• read an existing Table Schema descriptor
  • validate an existing Table Schema descriptor using the JSON Schema spec
  • create a new Table Schema descriptor
  • edit an existing Table Schema descriptor
  • provide a model-type interface to interact with a descriptor
  • infer a Table Schema descriptor from a supplied sample of data
  • validate a data source against the Table Schema descriptor, including in response to editing the descriptor
  • enable streaming and reading of a data source through a Table Schema (cast on iteration)


On dereferencing and descriptor validation

Some properties in the Frictionless Data specifications allow a path (a URL or a POSIX path) that resolves to an object.

The most prominent example of this is the schema property on Tabular Data Resource descriptors.

Allowing such references has practical use for publishers, for example in allowing schema reuse. However, it does introduce difficulties in the validation of such properties. For example, validating a path pointing to a schema rather than the schema object itself will do little to guarantee the integrity of the schema definition. Therefore implementors MUST dereference such "referential" property values before attempting to validate a descriptor. At present, this requirement applies to the following properties in Tabular Data Package and Tabular Data Resource:

  • schema
  • dialect

Other libraries

Data Package and Table Schema implement the core Frictionless Data specifications. The JavaScript implementations maintained by Open Knowledge International essentially follow the above requirements as is. However, our Python toolchain has some additional libraries - goodtables and tabulator - which are an important part of the Frictionless Data stack, and we would be delighted to see them implemented in other languages either as standalone libraries, or, as part of a wider effort in implementing Data Package and Table Schema.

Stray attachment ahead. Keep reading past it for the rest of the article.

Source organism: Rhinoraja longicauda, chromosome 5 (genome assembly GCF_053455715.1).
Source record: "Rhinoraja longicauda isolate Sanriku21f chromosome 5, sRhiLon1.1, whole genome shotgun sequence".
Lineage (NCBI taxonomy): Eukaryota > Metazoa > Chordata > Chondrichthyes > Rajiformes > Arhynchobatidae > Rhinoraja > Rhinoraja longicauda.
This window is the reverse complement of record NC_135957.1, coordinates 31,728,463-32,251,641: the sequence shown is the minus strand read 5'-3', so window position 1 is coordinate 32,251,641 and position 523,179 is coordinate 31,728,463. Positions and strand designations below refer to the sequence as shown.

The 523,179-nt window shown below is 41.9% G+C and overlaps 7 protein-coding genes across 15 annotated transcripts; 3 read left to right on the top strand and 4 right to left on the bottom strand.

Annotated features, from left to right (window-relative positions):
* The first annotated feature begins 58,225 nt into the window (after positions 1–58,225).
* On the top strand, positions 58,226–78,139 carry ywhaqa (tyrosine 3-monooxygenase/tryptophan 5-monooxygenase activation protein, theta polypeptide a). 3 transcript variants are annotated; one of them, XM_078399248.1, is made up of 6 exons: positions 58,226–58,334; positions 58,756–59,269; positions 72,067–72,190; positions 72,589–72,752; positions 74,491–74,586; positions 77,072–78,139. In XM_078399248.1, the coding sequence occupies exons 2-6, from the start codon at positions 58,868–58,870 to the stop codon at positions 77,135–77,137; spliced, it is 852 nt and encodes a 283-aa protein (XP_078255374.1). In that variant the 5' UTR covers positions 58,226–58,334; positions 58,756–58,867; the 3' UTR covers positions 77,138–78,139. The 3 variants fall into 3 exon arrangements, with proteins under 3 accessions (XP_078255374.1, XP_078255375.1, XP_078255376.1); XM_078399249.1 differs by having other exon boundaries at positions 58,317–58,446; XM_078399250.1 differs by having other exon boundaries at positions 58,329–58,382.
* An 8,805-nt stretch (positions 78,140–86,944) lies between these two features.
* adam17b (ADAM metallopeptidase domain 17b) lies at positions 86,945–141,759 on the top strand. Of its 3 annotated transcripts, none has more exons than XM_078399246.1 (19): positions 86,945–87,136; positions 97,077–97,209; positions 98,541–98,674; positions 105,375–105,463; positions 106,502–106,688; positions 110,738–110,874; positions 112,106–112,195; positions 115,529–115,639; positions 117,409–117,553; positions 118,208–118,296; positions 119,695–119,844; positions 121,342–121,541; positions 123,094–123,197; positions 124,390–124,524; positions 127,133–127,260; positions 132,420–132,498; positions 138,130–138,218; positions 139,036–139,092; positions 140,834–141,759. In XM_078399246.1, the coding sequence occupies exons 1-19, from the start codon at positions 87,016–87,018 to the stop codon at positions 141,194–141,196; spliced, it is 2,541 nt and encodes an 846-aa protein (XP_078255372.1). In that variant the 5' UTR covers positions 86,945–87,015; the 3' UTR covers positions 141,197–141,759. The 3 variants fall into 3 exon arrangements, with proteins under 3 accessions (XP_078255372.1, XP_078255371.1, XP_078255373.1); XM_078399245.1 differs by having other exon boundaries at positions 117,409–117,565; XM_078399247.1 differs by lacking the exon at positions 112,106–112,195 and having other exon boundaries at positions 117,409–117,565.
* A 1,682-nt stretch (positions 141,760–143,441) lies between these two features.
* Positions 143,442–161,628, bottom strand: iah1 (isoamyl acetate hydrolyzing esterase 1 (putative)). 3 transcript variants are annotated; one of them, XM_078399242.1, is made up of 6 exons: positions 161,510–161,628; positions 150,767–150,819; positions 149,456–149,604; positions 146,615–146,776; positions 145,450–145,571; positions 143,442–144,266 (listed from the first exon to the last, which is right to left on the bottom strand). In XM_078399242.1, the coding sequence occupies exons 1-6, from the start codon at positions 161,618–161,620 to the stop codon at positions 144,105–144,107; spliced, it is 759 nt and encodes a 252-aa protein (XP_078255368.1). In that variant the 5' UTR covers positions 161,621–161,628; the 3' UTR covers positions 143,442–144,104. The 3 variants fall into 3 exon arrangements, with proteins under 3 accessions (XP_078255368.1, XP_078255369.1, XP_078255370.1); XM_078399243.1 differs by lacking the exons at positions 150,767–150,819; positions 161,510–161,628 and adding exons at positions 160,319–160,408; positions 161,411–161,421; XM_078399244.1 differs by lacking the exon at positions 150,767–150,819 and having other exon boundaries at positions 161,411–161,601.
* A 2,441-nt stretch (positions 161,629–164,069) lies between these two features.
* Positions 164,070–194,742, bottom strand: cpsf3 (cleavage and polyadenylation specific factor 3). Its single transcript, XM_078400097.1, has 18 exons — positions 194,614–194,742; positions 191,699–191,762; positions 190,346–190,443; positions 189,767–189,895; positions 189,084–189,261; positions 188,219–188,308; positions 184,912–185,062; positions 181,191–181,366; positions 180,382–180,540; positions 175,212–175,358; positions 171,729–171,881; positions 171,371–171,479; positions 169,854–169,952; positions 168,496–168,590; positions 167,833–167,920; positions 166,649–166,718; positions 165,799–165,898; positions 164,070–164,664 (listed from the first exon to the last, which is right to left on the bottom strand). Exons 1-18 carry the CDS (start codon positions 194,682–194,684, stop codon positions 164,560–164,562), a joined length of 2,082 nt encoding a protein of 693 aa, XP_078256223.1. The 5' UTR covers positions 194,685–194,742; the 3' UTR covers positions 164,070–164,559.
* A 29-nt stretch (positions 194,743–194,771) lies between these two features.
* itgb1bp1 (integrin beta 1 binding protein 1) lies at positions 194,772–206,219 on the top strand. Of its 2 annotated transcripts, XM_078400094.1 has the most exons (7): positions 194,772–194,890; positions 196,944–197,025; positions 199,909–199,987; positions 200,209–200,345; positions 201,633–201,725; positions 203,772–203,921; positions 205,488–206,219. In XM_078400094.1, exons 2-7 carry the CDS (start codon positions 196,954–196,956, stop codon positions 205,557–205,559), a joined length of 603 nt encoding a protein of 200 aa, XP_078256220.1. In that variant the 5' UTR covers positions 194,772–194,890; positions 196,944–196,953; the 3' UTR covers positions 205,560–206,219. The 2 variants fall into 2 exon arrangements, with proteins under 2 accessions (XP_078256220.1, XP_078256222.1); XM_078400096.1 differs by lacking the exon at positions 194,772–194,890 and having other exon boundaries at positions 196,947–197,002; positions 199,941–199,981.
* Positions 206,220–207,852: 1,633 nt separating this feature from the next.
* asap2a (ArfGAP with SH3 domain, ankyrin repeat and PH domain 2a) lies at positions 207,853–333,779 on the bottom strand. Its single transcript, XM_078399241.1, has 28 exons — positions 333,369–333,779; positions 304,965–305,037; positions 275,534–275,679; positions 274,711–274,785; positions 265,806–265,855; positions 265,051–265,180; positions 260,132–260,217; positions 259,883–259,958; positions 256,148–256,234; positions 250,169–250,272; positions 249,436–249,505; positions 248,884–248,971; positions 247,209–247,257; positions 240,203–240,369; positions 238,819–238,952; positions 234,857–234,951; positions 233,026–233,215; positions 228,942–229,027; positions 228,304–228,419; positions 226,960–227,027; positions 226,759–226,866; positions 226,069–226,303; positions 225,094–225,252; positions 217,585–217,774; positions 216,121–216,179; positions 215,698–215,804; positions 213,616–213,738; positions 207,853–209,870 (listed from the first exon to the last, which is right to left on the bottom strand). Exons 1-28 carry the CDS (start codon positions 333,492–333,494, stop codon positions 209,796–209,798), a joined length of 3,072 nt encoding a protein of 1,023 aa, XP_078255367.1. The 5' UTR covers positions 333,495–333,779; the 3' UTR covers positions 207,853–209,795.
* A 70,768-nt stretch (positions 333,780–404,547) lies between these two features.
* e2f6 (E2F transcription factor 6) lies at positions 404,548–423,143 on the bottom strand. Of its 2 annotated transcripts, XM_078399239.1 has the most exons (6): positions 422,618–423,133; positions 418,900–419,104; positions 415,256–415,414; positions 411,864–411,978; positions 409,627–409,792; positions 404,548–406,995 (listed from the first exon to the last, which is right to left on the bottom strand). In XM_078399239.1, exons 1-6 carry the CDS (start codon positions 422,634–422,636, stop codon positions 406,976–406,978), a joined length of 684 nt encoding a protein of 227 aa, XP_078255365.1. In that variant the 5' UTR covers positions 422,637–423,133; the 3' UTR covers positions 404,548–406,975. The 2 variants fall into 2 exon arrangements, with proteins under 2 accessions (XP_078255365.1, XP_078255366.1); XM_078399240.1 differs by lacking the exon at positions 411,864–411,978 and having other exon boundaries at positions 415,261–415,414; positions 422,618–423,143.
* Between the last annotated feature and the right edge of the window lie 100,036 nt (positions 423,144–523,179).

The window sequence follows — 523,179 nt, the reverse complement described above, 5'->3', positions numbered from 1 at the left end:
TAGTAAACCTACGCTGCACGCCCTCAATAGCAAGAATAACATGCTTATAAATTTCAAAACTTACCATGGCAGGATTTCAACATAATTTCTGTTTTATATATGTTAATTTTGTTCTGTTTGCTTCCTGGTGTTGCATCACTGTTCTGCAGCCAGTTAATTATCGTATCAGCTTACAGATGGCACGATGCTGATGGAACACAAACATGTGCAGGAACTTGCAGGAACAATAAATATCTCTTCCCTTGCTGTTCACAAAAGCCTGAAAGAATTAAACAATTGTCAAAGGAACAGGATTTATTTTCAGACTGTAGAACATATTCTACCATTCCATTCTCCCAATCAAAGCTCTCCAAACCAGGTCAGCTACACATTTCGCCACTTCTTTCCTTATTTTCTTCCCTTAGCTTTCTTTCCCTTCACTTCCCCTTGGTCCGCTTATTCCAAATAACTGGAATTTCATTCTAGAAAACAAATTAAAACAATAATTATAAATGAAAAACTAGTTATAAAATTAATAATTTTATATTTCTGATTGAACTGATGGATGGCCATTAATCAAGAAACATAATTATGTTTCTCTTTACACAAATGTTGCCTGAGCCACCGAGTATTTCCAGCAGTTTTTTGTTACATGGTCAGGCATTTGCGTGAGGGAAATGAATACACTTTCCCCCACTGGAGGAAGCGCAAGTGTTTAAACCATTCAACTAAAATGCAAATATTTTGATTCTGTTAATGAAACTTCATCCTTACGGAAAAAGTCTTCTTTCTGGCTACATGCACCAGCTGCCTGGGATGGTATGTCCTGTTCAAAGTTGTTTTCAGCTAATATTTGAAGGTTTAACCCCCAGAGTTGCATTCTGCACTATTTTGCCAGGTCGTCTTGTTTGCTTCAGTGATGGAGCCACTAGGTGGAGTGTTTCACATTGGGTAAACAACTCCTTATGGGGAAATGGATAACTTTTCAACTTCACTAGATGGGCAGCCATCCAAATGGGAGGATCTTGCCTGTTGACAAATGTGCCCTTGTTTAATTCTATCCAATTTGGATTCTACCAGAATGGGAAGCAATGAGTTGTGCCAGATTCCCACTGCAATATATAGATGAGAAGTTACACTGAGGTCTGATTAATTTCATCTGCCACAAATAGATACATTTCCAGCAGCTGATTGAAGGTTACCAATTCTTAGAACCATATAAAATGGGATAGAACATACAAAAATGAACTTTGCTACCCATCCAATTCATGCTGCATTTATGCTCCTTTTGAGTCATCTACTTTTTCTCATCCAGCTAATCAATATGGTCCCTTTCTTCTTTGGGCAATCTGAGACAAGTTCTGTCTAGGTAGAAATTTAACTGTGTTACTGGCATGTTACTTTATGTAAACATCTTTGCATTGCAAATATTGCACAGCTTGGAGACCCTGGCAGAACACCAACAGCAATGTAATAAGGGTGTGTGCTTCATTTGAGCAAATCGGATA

tabulator provides a consistent interface for streaming reading and writing of tabular data. It supports CSV, which is required for Table Schema, Tabular Data Resource, and Tabular Data Package, and also supports Excel, JSON, newline delimited JSON, Google Sheets, and ODS.



goodtables validates tabular data, checking for structural and schematic errors, and producing reports that can be used to iterate on data file sources as part of common data publication work flows. goodtables uses tabulator, tableschema, and datapackage internally, as well as implementing data-quality-spec.

It may be of general interest that goodtables is also avaiable as a service - - providing continuous data validation in the style of CI solutions for code.


Work process

Open Knowledge International coding standards can be found here. While some of the standards document refers to idioms in JavaScript and Python, much of it is about more general standards around using git, testing requirements and so on. These need to be adhered to.

We have some small example code repositories in Python and JavaScript that demonstrate these coding standards.

If you would like to contribute sections based on idioms in your target language, that would be great: it will serve as a further reference to others, and also have the added benefit of enabling our team to learn from you.